999 Main Street, Sturgis, SD


We’re a non-profit, member and donor supported museum dedicated to preserving the past, educating about the sport and culture, and playing a pivotal role in the future of motorcycling. Our facility is a unique destination, a prominent Black Hills attraction showcasing vintage motorcycles, artifacts, and memorabilia.

Our collection is a growing celebration of the past, present, and future of motorcycle culture. It pays tribute to the remarkable machines that started it all, as well as the dedicated people who bring it to life and ensure its survival. When it comes to biker culture, the Sturgis Motorcycle Museum & Hall of Fame is one of the Black Hills best attractions.

Honor The Rider


The Sturgis Motorcycle Museum & Hall of Fame is a 501( c)3, non-profit organization.  We are not sponsored by any one donor or company, but proud to be a museum for all riders, built by riders.

Our goal is to “Honor the Rider” through our various programs, events, exhibits and resources.  When you donate, purchase and item or ticket for admission to the museum or one of our events, you are supporting the creation of these programs, operations of the museum and our building expansion. 

Thank you for your support and participation!

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Attending the 2017 Sturgis Museum Hall of Fame Induction Breakfast

Wednesday, August 9, 2017

The Lodge at Deadwood, 100 Pine Crest Lane, Deadwood, SD 57732

Tickets and reserved tables for the 2017 Sturgis Museum Hall of Fame Induction Breakfast, are now available for purchase by using the button below or by calling 605-347-2001.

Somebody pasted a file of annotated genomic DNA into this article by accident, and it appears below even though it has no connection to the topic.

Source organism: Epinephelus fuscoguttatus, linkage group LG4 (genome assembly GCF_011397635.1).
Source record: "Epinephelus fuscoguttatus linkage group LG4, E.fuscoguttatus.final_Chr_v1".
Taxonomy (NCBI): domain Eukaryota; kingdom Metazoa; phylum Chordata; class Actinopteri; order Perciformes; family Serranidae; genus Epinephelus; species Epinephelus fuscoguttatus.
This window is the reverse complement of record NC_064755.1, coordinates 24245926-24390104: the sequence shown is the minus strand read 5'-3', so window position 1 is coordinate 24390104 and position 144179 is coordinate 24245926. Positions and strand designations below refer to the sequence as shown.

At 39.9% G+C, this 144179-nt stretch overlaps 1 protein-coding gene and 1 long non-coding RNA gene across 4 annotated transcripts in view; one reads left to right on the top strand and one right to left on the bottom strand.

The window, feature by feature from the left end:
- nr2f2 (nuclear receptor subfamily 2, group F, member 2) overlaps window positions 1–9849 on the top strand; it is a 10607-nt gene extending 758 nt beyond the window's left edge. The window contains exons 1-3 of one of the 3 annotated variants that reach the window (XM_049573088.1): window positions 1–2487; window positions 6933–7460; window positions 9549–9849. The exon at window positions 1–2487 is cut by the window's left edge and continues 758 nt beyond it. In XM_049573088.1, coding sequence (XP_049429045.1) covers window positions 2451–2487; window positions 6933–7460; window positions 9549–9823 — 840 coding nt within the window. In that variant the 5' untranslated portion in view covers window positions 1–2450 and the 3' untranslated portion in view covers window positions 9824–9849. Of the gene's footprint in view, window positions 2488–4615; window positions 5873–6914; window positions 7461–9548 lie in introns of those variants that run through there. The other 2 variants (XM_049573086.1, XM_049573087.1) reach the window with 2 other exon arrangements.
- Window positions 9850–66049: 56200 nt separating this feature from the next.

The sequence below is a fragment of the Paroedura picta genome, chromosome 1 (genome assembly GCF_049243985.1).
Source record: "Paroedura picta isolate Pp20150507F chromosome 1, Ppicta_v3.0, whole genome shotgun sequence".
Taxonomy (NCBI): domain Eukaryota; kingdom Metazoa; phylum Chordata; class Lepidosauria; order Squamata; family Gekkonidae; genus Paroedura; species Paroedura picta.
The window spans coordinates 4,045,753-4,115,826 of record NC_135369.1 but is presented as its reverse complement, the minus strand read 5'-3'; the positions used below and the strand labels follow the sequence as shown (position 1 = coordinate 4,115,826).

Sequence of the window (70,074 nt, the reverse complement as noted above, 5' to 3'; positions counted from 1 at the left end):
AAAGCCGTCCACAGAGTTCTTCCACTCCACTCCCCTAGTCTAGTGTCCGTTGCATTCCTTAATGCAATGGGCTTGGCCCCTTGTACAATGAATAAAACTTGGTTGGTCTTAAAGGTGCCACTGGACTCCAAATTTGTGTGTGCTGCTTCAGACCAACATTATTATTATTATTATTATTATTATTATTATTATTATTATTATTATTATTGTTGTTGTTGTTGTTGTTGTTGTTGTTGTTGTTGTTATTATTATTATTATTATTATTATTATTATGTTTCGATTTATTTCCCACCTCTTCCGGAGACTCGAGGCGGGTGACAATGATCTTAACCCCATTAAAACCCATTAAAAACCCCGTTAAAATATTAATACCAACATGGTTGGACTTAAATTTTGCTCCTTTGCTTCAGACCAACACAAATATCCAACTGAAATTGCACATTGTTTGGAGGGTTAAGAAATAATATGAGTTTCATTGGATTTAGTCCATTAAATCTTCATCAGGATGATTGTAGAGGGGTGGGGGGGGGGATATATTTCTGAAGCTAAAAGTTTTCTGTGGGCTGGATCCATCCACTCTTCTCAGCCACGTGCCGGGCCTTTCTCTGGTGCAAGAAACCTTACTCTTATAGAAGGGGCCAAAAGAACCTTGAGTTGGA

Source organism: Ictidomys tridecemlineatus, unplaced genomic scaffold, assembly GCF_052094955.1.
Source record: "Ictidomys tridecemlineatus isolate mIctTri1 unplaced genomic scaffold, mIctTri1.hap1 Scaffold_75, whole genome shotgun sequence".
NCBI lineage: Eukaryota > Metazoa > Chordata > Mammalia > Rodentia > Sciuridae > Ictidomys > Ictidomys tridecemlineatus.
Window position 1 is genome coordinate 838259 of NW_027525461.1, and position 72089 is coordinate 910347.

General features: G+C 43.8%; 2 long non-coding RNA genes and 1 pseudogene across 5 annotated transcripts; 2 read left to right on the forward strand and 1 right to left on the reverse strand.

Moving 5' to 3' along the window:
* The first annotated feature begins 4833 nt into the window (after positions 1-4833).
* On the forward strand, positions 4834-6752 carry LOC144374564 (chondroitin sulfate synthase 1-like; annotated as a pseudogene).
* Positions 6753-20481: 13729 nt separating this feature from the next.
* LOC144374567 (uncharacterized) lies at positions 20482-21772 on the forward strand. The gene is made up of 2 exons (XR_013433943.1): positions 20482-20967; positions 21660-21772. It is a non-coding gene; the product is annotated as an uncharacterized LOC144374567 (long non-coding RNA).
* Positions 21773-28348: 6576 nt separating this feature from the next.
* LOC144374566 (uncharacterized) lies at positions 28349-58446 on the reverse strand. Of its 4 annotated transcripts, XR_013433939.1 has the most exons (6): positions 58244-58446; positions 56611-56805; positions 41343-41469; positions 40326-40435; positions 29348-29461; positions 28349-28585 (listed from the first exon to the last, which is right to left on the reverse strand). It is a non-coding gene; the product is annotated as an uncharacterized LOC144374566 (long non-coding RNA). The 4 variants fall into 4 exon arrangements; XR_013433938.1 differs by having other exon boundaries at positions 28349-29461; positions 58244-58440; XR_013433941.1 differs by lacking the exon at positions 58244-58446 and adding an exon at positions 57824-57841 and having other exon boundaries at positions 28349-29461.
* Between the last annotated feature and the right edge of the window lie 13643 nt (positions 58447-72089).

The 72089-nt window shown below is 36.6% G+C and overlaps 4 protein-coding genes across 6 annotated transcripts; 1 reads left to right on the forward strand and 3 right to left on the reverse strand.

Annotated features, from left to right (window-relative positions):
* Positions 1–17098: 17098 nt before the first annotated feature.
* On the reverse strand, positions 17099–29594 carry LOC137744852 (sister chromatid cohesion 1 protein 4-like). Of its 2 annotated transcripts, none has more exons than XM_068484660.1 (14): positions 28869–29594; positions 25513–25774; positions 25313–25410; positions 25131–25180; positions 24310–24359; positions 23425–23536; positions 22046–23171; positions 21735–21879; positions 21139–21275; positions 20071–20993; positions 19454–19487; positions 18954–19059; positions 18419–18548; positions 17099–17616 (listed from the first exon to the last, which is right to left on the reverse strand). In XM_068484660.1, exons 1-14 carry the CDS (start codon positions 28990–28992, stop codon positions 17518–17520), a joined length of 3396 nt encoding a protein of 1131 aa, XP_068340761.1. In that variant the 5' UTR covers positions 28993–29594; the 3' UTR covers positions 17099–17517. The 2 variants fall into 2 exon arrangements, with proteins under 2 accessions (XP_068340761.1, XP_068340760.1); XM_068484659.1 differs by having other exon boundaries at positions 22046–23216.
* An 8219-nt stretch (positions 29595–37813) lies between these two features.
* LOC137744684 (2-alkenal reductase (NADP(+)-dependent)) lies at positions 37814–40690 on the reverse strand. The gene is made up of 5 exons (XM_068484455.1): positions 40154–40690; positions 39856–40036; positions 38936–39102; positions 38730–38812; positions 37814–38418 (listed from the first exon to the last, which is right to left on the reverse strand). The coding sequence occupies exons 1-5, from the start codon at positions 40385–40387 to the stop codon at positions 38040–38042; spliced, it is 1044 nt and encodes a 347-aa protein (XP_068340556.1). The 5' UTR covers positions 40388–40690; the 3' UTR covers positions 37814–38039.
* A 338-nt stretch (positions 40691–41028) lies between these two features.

Buy Tickets

Learn about the Class of 2017 

2017 Inductees

The Class of 2016


  • Bert Baker
  • Gary Wetzel
  • Jerry Covington
  • John Penton
  • Gary Spellman
  • Buddy Stubbs
  • Arlen Ness

Bert Baker

V-Twin motorcycle drivetrain innovator, businessman and patriot, Bert Baker is committed to using materials, labor, creativity, know how and grit born of America.

Gary Wetzel - Freedom Fighter Inductee

2016 Freedom Fighter Award winner. In keeping with the Sturgis Motorcycle Museum's mission to Honor the Ride, a special "Freedom Fighter" award recognizing an individual who has fought to protect the rights of motorcyclists was instituted. For 2016, the Freedom Fighter is Gary Wetzel, a Vietnam Veteran and Congressional Medal of Honor recipient who has been active for decades in raising awareness of not only Veteran's issues, but also protecting riders rights.>

Jerry Covington

Whether it is on TV or the cover of virtually every biker magazine in the world, it is hard to miss custom builder Jerry Covington. What does get overlooked is Covington's behind the scenes commitment to the motorcycle community, his selfless donation of time and resources to those less fortunate through has various charity projects.

John Penton

One of the most influential figures in off-road motorcycling in the world, John Penton developed a legendary brand of motorcycles that bore his name (better known as KTM today). He also founded Hi-Point, an accessory and distribution company that had 50% of aftermarket sales in the U.S. and set the mold for modern distribution powerhouses like Parts Unlimited, Tucker Rocky and WPS.

Gary Spellman

Using motorcycle as means to further charitable causes, philanthropist Gary Spellman has been quite effective in utilizing motorcycles to raise money for charities benefiting first responders and their surviving families. He has also brought major business owners into the family of motorcyclists as well as creating the Peace, Love and Happiness Charity Ride with fellow Hall Of Famer John Paul Dejoria

Buddy Stubbs

Talk about being born into the business, Buddy Stubbs was raised in his father's Harley dealership in Decatur, Illinois and has spent his entire life in and around dealerships, including opening two of his own in the greater Phoenix area. This year marks his 50th year as a dealer and more significantly an ambassador to the motorcycle lifestyle.

Arlen Ness- Lifetime Achievement Award

Arlen Ness was recognized for his unique painting style and for developing a line of custom motorcycle parts. His popularity grew as he built new custom bikes and then had those displayed on the bike show circuit and featured in motorcycle magazines. After more than three decades of custom bike building, his business, Arlen Ness Motorcycles, moved to a Dublin, California facility that includes a museum featuring more than 40 of his custom motorcycles.